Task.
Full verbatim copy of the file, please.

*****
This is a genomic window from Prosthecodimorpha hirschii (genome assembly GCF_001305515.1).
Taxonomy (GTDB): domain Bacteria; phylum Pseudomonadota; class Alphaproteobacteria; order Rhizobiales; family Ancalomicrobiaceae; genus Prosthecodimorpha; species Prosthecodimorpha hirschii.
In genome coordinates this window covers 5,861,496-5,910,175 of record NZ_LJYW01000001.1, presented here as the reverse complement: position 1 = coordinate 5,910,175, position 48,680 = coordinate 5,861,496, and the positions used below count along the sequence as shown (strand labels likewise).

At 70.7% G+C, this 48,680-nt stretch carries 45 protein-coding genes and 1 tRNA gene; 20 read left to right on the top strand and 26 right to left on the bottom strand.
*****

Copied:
This is a genomic window from Prosthecodimorpha hirschii (genome assembly GCF_001305515.1).
Taxonomy (GTDB): domain Bacteria; phylum Pseudomonadota; class Alphaproteobacteria; order Rhizobiales; family Ancalomicrobiaceae; genus Prosthecodimorpha; species Prosthecodimorpha hirschii.
In genome coordinates this window covers 5,861,496-5,910,175 of record NZ_LJYW01000001.1, presented here as the reverse complement: position 1 = coordinate 5,910,175, position 48,680 = coordinate 5,861,496, and the positions used below count along the sequence as shown (strand labels likewise).

At 70.7% G+C, this 48,680-nt stretch carries 45 protein-coding genes and 1 tRNA gene; 20 read left to right on the top strand and 26 right to left on the bottom strand.